Skin Prepping Techniques Guaranteed To Keep Your Makeup In Place For Longer
When it comes to skin preparation, the very first and most important step that you need to do is to wash the client's face with a pH‑neutral face wash. Even if the client turns up and they swear blind they don't have any makeup on, nine times out of 10 you'll find that they probably at least have a tinted moisturizer on or that they didn't actually wash their face prior to coming to the appointment. Which just generally means that they're probably going to have some dirt and oils built up on their skin, which is going to impact on the way that your makeup gets applied.
So to play it safe, always wash the client's face first. One of the best products that you can use for this is a pH Neutral water based cleanser such as Cetaphil. Cetaphil is a great face wash, it's a great all-rounder and a must have in your kit.
After you have washed your client's face with Cetaphil or a similar face wash, the best thing to do after that is to use a toner. The toner not only helps smooth out the skin; it also removes those extra impurities and dirt and oil that may not have completely been removed from the face wash.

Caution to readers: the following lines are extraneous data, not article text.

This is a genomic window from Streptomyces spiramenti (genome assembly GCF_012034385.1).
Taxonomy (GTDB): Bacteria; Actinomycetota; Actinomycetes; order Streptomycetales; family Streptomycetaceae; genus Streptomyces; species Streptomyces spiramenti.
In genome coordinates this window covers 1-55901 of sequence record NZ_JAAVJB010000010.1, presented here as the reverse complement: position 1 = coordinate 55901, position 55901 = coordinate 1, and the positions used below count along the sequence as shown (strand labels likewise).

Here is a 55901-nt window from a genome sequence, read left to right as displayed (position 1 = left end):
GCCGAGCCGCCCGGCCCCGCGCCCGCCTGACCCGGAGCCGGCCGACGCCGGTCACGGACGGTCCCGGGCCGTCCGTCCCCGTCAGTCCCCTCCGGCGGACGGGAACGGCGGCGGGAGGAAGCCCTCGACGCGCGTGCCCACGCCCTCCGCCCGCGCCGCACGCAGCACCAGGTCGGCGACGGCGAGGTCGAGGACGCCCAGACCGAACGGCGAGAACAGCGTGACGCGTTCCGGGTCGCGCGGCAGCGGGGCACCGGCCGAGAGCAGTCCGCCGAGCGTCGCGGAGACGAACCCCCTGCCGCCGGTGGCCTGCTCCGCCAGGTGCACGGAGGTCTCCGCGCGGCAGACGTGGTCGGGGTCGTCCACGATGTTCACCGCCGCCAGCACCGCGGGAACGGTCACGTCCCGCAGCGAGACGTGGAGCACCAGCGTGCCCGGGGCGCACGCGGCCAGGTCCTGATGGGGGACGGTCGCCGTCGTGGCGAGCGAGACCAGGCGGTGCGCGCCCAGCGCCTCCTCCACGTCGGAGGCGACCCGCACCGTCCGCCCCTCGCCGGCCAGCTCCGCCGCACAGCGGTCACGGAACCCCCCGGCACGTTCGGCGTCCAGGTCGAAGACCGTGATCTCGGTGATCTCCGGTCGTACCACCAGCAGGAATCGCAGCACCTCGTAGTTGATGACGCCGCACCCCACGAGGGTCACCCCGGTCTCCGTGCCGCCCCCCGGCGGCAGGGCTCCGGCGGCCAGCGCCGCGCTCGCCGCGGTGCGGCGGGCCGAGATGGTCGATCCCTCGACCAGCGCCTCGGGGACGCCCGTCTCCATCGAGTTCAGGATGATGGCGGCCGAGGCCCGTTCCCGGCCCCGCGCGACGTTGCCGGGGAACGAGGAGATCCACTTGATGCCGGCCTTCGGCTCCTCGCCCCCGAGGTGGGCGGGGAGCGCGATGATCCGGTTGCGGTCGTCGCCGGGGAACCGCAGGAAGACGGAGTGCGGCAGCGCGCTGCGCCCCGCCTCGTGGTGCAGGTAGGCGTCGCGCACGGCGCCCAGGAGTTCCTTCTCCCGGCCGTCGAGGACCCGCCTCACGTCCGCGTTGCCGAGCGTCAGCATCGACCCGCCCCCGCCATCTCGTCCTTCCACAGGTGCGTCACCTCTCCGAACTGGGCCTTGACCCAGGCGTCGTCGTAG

Primer Vs Moisturiser
Next is a primer or a moisturizer. And here's another insider secret, a lot of people make the mistake of using a primer and then continuing with their usual skin‑care routine and use a moisturizer…….Don’t make this mistake! Only use one or the other. If you use a primer and then you use a moisturizer on top of it, you've got too many layers of product on the skin, and by the time you put the foundation on, you'll find that the product will just slide off and will only last for an hour or so before it starts to go blotchy.
The only exception to the rule that I have, in terms of using a primer or moisturizer on the face, is on the eyelids. The eyelids actually contain a large amount of oil, comparable to the T‑zone on the face. So I'm sure you've all been in that situation where you've gone to a lot of effort and created an amazing look with your eye shadows, only to find that within an hour or two the pigment has started to lose its intensity, it starts to look dull and goes a little bit blotchy. This is more than likely because the eye area wasn't prepped properly or that there was too much oil still left on the eyelids before the eye shadow was applied.
The best way to avoid this happening is to follow the skin preparation techniques that we've already been through, particularly when it comes to using the toner. Just wiping a slight bit of toner over the eyelids with a cotton bud can dramatically reduce the amount of oil on the eyelid area and really help towards you creating a flawless finish for your eye shadow.
Red and Blue Eyelids....What The?